What makes populations stabilize? What makes them fluctuate? Are populations in complex ecosystems more stable than populations in simple ecosystems? In 1973, Robert May addressed these questions in this classic book. May investigated the mathematical roots of population dynamics and argued-counter to most current biological thinking-that complex ecosystems in themselves do not lead to population stability.
The long-term good health of populations depends on the continued stability and
functioning of the biosphere’s ecological and physical systems, often referred to
as life-support systems. We ignore this long-established historical truth at our
peril: yet it is all too easy to overlook this dependency, particularly at a time
when the human species is becoming increasingly urbanized and distanced from
these natural systems.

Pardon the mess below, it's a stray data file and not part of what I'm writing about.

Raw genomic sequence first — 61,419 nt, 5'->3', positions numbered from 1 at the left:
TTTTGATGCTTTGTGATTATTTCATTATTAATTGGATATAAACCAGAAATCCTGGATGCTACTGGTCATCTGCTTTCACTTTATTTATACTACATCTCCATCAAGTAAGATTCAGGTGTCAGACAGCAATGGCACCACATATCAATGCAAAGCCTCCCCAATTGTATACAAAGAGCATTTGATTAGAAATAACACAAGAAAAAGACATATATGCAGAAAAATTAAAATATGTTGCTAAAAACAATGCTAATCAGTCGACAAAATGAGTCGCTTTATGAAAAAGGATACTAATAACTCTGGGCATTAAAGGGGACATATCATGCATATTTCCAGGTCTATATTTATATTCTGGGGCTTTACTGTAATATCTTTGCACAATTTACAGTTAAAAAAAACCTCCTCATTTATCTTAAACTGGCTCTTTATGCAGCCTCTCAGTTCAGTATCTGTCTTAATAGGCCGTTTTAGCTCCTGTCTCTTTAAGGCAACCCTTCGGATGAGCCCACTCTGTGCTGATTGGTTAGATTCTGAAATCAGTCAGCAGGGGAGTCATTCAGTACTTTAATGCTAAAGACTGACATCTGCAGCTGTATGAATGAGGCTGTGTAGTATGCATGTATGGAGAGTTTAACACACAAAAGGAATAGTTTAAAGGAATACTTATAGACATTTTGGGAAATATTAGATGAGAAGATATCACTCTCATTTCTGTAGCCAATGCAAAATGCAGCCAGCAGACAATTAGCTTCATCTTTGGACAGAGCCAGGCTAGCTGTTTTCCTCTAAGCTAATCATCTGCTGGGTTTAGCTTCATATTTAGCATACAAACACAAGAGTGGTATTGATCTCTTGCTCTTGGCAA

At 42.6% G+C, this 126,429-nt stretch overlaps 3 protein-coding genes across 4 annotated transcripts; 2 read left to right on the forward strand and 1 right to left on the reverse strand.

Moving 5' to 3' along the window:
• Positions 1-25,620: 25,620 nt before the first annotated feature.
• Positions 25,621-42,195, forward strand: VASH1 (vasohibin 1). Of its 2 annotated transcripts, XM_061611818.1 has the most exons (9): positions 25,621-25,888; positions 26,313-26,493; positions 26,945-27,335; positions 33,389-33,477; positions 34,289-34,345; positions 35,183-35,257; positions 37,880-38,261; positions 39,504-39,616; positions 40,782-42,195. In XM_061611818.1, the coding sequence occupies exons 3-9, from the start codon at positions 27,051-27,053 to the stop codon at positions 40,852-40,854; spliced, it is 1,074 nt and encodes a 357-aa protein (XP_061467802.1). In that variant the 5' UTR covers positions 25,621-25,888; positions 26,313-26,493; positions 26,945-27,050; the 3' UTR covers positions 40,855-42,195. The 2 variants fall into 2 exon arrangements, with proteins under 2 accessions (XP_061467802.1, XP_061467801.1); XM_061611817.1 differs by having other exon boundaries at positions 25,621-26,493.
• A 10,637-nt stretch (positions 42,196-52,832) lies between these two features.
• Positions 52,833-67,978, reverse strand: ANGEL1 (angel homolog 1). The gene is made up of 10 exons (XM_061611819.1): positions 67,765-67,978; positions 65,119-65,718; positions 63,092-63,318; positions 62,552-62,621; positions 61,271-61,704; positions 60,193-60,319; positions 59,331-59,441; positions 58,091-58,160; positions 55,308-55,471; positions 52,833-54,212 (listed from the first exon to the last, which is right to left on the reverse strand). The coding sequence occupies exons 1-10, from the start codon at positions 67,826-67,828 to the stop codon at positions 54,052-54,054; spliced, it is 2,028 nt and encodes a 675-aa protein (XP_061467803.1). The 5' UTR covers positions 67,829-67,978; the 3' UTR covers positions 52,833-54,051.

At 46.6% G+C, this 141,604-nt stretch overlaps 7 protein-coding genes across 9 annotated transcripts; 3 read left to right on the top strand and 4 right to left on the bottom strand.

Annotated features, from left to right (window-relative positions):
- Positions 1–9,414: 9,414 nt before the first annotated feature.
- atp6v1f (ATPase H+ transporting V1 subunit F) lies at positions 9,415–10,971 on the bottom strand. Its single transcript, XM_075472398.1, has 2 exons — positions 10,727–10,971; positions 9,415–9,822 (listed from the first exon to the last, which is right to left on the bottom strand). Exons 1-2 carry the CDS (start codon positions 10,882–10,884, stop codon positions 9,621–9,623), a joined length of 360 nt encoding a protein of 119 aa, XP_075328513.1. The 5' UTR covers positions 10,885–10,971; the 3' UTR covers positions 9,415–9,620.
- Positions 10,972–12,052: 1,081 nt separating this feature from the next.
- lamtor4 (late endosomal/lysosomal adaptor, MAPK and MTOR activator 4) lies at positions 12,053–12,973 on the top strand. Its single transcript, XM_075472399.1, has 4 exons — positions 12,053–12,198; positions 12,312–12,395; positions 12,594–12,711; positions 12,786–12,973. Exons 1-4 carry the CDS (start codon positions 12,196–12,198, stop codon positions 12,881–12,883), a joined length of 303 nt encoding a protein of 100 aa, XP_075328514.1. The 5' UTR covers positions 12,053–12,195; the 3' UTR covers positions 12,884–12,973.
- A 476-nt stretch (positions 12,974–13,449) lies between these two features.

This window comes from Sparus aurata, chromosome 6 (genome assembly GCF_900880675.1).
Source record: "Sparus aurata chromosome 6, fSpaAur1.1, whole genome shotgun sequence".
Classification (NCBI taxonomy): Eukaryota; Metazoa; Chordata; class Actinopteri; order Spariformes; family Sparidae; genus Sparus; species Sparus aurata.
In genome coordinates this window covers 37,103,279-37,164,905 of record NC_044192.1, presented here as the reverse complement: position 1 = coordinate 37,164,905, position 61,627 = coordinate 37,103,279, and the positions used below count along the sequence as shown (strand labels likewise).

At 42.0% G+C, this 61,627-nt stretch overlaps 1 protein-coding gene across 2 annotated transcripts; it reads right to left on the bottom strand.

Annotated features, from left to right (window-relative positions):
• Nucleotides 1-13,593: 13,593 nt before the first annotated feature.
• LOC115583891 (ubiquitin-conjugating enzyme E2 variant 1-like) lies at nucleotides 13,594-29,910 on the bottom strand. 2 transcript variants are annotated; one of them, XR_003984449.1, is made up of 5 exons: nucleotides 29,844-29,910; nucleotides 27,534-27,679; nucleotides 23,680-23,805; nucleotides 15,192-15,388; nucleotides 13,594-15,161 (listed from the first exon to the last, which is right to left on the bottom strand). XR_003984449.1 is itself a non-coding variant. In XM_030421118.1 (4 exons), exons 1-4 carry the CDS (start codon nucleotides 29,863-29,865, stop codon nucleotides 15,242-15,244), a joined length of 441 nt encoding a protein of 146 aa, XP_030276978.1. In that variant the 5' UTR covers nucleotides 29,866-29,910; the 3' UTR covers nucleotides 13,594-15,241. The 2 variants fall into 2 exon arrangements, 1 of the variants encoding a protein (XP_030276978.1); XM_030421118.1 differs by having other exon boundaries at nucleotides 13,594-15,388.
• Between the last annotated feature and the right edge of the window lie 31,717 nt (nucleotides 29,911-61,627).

The analysis is based on a comprehensive data-set covering all limited firms in Sweden
during the period 1997-2005. HGFs are defined as the one percent fastest growing firms in the
population. The population is continuing firms, i.e., firms existing throughout a particular time
period. Firm growth is calculated over three, five and seven years. The total growth of firms is
studied, i.e., the sum of organic and acquired growth.
In general, the correlation between the nine groups of HGFs is low, suggesting that
different firms are included among HGFs depending on definition.